Venture capital and the WeWork con job
By Mark Hurst • December 3, 2020

I love movies about con jobs. Dirty Rotten Scoundrels. Ocean's Eleven. The Sting. There's something satisfying about watching con men prepare the perfect deception, mapping out how they're going to ransack the vault, defraud the heiress, take the money and run.

It's fun to watch fraud when it's on-screen, safely distanced from us in a fictional story. But things change when the fraud is actually happening, when real lives are upended. In those moments, it's not entertaining at all, but it's even more important to pay attention.

This is one of those moments.

Charles Duhigg's recent piece in the New Yorker, How Venture Capitalists Are Deforming Capitalism, tells the story of WeWork. The highlights are well known: the heavily funded startup opened hundreds of coworking spaces around the world, growing quickly toward an IPO, until it just - vanished. Thousands of WeWork employees were laid off, the charismatic founder was let go, and today the company, while still alive, is just a whiff of what it once was.

While I was familiar with the basic trajectory of WeWork, Duhigg's piece touched on something I hadn't considered, which is the experience of other coworking companies during WeWork's rise. After all, WeWork was hardly unique in offering sliced-up office space for rent. As WeWork was getting started, a renter in some cities would have the choice of several coworking spaces, each with its own amenities and pricing. It was, in other words, a competitive market.

With all of those other coworking spaces available, how did WeWork achieve such a decisive victory? The traditional answer is that, in a competitive market, the best competitor wins. The best service, at the lowest price, inevitably gains the most customers. I've written in my newsletter for over two decades (and in an entire book) that the best customer experience eventually wins in a competitive market. Listening to customers' needs, and continually improving the service over time, naturally makes a product attractive to customers.

That's not what happened with WeWork. Duhigg's piece includes the story of NextSpace, a company that opened several coworking spaces in California in the early 2010s. When WeWork began opening locations nearby, the founder of NextSpace "began slashing NextSpace's prices and adding amenities - free beer; lunchtime classes on accounting, coding, and chakra cleansing - but none of it mattered." WeWork drew customers away with unnaturally low prices - all paid for by investors, as Duhigg explains:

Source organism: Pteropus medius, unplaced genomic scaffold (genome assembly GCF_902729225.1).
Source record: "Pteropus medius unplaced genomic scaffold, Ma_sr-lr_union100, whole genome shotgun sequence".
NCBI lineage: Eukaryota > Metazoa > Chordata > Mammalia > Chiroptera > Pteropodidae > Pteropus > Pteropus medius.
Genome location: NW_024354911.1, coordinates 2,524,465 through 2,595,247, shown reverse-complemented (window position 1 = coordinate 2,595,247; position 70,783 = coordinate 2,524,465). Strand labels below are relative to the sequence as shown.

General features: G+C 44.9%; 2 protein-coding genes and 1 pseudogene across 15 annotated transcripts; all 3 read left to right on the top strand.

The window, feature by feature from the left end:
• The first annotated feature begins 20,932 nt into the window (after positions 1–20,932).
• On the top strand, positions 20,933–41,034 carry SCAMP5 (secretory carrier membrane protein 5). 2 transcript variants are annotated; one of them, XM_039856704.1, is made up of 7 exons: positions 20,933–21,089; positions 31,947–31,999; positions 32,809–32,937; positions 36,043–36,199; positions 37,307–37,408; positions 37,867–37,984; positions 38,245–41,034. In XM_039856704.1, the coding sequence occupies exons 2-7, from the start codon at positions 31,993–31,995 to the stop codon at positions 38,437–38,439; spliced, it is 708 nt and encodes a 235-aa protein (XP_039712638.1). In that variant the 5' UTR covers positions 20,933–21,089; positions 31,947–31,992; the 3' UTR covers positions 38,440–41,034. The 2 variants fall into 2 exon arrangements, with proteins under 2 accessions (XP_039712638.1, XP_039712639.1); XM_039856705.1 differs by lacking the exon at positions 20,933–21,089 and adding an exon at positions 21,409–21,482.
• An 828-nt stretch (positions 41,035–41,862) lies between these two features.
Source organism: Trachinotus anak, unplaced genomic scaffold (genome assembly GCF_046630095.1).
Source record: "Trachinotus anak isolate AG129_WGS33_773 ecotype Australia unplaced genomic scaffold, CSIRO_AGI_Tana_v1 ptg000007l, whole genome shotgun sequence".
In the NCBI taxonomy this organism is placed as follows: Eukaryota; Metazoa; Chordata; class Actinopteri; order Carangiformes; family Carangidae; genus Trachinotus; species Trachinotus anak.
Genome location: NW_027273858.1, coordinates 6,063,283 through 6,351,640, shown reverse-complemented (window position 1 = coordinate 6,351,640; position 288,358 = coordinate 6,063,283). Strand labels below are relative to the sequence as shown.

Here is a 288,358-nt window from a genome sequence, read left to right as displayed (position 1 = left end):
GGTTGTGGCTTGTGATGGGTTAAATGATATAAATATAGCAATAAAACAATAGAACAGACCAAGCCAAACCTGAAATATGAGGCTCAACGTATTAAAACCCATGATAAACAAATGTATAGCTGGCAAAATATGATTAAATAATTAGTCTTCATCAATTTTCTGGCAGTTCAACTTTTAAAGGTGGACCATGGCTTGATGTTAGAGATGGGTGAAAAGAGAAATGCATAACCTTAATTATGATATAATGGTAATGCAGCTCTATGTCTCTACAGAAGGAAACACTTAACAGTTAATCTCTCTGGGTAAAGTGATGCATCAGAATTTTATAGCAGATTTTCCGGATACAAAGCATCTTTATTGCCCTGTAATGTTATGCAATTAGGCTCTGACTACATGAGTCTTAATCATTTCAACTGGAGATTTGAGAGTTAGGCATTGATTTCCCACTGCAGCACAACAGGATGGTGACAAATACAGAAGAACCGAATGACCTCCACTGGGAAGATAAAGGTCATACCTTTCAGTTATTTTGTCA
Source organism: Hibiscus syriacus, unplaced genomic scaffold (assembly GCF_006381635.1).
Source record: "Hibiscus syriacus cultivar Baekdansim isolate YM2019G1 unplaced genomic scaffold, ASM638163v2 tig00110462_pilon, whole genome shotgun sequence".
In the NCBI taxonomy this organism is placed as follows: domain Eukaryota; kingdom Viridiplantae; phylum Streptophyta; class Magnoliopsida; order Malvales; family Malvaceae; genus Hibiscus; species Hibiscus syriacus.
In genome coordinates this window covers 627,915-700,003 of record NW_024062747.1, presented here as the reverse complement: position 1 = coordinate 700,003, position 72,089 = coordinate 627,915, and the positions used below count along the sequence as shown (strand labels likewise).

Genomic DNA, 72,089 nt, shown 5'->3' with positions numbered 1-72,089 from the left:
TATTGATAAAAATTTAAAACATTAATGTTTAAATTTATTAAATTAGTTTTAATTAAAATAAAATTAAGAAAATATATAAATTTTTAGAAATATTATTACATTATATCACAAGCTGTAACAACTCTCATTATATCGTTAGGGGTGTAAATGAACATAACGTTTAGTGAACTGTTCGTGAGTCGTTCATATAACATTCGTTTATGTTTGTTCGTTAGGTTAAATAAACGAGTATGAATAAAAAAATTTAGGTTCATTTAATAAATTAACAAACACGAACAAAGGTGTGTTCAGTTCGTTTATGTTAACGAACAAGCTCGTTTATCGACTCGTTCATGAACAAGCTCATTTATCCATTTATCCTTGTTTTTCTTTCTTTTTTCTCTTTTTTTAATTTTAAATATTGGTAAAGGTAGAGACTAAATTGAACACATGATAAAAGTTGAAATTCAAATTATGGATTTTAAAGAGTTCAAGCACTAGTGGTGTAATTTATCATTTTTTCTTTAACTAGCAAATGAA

By the end of 2014, WeWork had raised more than half a billion dollars from venture capitalists. Although it was now losing six million dollars a month, it was growing faster than ever before, with plans for sixty locations in more than a dozen cities.

The key to WeWork's success, then, was not a better customer experience but a bigger hoard of venture capital money. NextSpace, despite its best efforts to deliver a good customer experience, was forced to close down. The question remains, though, how WeWork won all the venture capital: if the competition came down to fundraising, what did WeWork do to attract all the investors? Answering that, it turns out, reveals the con job.

WeWork cofounder Adam Neumann was, by all accounts, a magnetic presence on-stage - and in meetings with Silicon Valley venture capitalists. Duhigg reports that VCs were "taken with Neumann," even though they were unsure about WeWork's business model. Neumann gained more and more publicity with messianic pronouncements that his company would "change the world," while rumors spread of drug use and sexual incidents within WeWork headquarters. The more salacious the gossip, the more the VCs wanted to invest. Here's Duhigg again:

Despite the unprofessional atmosphere at WeWork, its valuation was doubling every year. "Everyone wanted in," a venture capitalist told me. "If you could deliver a piece of WeWork to your partners, they'd never fire you."

On the face of it, this seems like a counterproductive strategy for investors. Why would they fund a nut job when there were perfectly good, sober alternatives like NextSpace looking for funding? Were the VCs mesmerized by Neumann? Taken in by his deceitful promises?

Oh, we are so close to the con job right now, but we're not quite there. Just stick with me for a few sentences so I can explain.

The twist is that the VCs didn't get conned by Neumann. Not at all. They were acting in their own narrow self-interest, and they knew exactly what they were doing. The VCs were not just in on the con, they were running it.

What you have to understand about a con job - again, watch the movies I list up top - is that the con artist always knows who the patsy is. As the saying goes, if you look around the poker table and you don't see the patsy, you're the patsy. (The quote has been around for awhile.)